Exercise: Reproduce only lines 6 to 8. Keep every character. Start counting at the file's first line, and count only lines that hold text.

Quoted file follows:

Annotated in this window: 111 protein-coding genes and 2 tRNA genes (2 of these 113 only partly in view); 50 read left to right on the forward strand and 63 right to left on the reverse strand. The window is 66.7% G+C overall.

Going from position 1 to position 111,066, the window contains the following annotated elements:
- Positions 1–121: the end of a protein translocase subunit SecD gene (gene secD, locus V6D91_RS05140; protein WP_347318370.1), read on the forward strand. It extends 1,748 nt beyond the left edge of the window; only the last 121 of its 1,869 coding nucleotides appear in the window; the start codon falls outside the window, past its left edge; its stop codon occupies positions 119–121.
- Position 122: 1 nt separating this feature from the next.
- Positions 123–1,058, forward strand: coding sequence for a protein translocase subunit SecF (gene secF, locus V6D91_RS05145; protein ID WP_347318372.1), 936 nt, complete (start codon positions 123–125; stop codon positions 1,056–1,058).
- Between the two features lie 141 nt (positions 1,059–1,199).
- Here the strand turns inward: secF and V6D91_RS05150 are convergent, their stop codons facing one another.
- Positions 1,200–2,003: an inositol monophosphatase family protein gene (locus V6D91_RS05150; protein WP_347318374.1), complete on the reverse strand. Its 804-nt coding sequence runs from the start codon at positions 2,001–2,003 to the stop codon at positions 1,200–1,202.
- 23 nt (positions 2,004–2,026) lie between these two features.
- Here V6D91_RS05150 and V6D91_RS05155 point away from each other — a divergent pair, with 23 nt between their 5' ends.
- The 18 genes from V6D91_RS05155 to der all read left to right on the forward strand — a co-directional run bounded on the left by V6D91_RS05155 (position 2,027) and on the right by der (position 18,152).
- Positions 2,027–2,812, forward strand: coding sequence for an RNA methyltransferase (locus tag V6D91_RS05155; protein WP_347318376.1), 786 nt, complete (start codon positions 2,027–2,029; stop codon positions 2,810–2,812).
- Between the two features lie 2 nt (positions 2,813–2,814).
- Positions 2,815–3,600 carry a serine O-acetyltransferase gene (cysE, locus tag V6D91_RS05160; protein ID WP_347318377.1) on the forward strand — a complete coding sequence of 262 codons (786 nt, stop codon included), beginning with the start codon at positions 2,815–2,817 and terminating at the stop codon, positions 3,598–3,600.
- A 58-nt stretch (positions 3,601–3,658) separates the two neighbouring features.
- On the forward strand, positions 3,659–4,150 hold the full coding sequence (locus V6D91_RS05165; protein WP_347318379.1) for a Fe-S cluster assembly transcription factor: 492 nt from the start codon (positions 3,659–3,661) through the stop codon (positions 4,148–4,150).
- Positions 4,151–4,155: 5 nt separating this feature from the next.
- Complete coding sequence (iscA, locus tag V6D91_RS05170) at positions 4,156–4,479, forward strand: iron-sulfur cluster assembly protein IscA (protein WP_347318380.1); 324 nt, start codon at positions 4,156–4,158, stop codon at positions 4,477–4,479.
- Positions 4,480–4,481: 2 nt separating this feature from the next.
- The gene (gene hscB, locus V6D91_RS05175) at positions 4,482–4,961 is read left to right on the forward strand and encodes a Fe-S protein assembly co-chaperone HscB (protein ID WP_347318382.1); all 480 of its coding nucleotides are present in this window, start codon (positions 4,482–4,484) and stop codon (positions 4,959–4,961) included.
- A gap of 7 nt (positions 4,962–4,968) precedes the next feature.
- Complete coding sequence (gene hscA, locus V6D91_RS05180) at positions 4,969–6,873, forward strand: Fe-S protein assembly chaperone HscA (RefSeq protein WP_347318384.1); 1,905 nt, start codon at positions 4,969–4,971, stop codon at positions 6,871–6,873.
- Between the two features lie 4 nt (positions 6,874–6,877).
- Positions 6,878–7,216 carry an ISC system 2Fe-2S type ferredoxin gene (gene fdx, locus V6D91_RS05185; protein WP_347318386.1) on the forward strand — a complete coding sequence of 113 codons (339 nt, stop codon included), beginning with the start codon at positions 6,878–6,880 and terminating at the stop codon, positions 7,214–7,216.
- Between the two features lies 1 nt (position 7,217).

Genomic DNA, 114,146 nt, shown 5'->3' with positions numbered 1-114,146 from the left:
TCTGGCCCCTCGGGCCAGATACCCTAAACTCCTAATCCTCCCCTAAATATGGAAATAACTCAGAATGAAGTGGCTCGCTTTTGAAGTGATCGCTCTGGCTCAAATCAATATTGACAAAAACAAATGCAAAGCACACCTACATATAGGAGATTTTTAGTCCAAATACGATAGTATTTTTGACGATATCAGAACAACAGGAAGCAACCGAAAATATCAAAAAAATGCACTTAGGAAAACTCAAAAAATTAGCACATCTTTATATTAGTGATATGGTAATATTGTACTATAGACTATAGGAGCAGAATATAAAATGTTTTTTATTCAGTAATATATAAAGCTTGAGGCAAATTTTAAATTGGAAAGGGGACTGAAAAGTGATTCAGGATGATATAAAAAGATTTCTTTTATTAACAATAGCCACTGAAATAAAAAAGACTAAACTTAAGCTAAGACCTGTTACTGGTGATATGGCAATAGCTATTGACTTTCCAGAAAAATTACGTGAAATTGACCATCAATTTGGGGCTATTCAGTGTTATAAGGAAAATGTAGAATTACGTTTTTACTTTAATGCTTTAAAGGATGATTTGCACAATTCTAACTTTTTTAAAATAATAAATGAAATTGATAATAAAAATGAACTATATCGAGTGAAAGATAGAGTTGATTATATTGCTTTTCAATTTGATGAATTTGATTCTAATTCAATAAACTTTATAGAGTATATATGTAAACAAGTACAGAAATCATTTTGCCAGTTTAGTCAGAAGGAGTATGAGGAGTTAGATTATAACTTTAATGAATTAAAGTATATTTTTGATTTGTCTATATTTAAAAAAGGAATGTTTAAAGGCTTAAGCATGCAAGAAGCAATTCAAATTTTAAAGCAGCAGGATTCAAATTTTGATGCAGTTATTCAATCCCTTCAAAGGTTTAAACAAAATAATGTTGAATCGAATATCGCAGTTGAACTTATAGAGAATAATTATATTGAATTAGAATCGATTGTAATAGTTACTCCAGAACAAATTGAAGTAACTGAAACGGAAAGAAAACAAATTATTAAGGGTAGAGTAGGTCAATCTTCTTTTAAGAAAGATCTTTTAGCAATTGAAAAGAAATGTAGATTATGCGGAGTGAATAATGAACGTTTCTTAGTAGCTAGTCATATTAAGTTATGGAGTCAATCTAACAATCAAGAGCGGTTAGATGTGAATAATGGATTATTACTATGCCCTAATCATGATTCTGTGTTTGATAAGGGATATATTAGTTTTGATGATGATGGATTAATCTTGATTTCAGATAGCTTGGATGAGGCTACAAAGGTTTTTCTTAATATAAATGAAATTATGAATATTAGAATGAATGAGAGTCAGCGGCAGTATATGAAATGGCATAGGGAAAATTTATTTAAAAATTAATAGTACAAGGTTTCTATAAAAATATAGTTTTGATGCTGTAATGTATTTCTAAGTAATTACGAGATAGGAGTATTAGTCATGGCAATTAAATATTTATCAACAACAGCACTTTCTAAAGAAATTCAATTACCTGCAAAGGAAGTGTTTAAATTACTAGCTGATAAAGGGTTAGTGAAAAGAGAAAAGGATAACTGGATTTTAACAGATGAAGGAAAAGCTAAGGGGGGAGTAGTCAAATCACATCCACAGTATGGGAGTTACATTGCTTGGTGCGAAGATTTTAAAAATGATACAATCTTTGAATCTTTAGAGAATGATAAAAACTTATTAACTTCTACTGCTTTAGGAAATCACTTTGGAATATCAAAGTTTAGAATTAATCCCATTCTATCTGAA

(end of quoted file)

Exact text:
- Between the two features lie 141 nt (positions 1,059–1,199).
- Here the strand turns inward: secF and V6D91_RS05150 are convergent, their stop codons facing one another.
- Positions 1,200–2,003: an inositol monophosphatase family protein gene (locus V6D91_RS05150; protein WP_347318374.1), complete on the reverse strand. Its 804-nt coding sequence runs from the start codon at positions 2,001–2,003 to the stop codon at positions 1,200–1,202.